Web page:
phone status checker

Creating a Phone Status Checker with Nexmo and PHP

Published November 14, 2019 by Liam Hackett

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Working at a web agency brings a lot of challenges because we are tasked with juggling multiple different clients. Our focus should always be on those clients, to make sure their requirements are met and they are satisfied with the work we’re doing. So, something you probably do not want is outside distractions. This is what happened at our office on a nearly daily basis.

The daily scenario would go as follows. A manager would pick up the phone to call a client, the phone did not dial, the manager would then shout across the open office “Phones are down,” which would then be taunted across the office towards the engineer in charge of the phone system. They would stop what they were doing, walk to the phone in defeat and return back to their desk in five minutes after fixing the issue. Again, this happened almost daily.

This wasn’t the only scenario though. My personal favorite scenario was at one time, calls from phones ending in 87 would fail to connect to our phone system.

After about the twenty-seventh time this happened, I knew there must have been a better solution to this issue. Whilst five minutes might not seem like much, the engineers’ flow and concentration were still disrupted leading to another twenty minutes of picking up where you left off, remembering what you were doing and getting back into the flow.

So, I started doing some designing.

My initial idea was to create a simple form where a manager or admin could set a custom phone number, and that number would then try and call the phone system. If the number successfully connects to the phone system, no action is required. If we fail to connect, some possible fixes are automated, and if those don’t work, the fallback is notifying the engineer of the issue for further investigation.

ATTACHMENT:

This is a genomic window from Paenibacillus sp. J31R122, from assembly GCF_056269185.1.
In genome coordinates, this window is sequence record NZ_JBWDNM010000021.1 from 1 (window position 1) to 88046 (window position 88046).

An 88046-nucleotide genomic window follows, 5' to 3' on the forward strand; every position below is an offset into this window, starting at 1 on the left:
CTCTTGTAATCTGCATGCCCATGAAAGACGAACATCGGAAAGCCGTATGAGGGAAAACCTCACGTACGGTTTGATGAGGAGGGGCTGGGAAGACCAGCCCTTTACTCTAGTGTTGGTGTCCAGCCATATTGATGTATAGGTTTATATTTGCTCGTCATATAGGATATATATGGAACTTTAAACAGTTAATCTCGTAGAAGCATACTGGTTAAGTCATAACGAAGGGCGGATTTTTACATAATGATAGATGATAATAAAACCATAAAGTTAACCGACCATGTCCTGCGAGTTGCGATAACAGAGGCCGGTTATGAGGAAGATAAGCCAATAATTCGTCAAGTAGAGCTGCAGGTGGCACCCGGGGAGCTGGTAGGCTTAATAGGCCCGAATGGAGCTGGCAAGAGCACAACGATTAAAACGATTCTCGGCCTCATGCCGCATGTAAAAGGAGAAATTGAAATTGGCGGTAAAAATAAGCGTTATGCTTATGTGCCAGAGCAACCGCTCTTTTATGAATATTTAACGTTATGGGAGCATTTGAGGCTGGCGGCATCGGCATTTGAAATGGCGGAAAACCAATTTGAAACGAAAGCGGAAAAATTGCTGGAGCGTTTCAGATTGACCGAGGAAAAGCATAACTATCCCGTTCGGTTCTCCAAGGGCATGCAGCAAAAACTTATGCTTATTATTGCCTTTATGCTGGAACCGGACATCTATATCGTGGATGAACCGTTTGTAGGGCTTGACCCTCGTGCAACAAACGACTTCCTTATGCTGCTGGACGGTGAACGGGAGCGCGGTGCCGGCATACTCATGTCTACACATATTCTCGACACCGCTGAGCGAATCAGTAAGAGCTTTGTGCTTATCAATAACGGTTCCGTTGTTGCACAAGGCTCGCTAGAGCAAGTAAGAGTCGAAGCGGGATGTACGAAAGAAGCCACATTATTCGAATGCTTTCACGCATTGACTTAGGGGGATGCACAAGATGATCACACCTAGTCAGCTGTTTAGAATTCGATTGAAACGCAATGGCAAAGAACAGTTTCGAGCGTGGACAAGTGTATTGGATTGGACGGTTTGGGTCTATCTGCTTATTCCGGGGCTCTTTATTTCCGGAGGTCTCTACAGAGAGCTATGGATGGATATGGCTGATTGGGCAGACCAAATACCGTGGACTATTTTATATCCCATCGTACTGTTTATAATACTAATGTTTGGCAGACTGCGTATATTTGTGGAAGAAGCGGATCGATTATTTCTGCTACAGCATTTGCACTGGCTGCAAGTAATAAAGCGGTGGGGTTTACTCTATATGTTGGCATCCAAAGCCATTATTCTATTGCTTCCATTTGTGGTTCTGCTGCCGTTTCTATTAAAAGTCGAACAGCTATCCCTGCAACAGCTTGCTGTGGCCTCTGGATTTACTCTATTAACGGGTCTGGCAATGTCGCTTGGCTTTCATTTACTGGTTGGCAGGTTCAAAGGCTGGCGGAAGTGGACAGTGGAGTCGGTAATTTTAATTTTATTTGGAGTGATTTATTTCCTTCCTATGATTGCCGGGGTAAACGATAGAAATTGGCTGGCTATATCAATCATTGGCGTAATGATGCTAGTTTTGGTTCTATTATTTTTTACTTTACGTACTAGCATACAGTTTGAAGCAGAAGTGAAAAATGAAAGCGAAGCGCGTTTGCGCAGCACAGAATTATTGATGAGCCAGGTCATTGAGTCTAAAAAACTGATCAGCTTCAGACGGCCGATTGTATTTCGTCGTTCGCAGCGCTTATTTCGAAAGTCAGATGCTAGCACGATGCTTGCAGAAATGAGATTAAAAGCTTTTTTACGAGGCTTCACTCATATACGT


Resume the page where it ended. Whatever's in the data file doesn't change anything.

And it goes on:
This is what we’re going to build today. I am going to show you how to create an application using PHP and Nexmo’s Voice API. For this tutorial, I am going to assume you have at least some experience with PHP. So, let’s get started!

Creating the Application

Before we can write any code, we need to set up a Voice Application. The Voice Application handles security and URL webhooks. We can create an application from our user dashboard here. If you have not got a Nexmo user account, you can create one here.

For what we’re doing we will need an Application Name, an Event URL, and to generate a Public/Private key pair.

The application name isn’t going to be referenced anywhere in our code, it’s purely used for our own management and organization within the Nexmo dashboard. I suggest calling the application “Phone System Debugger.”

The Event URL will become very important later. This will send our application a status request during every step throughout a call. For now, this can just be a placeholder URL and we’ll come back to this option later.

The Public Key/Private Key will be used to give us secure access to the Nexmo API, think of it as a digital passport. We’ll need to download the Private Key and store it in our application for later consumption by the Nexmo API.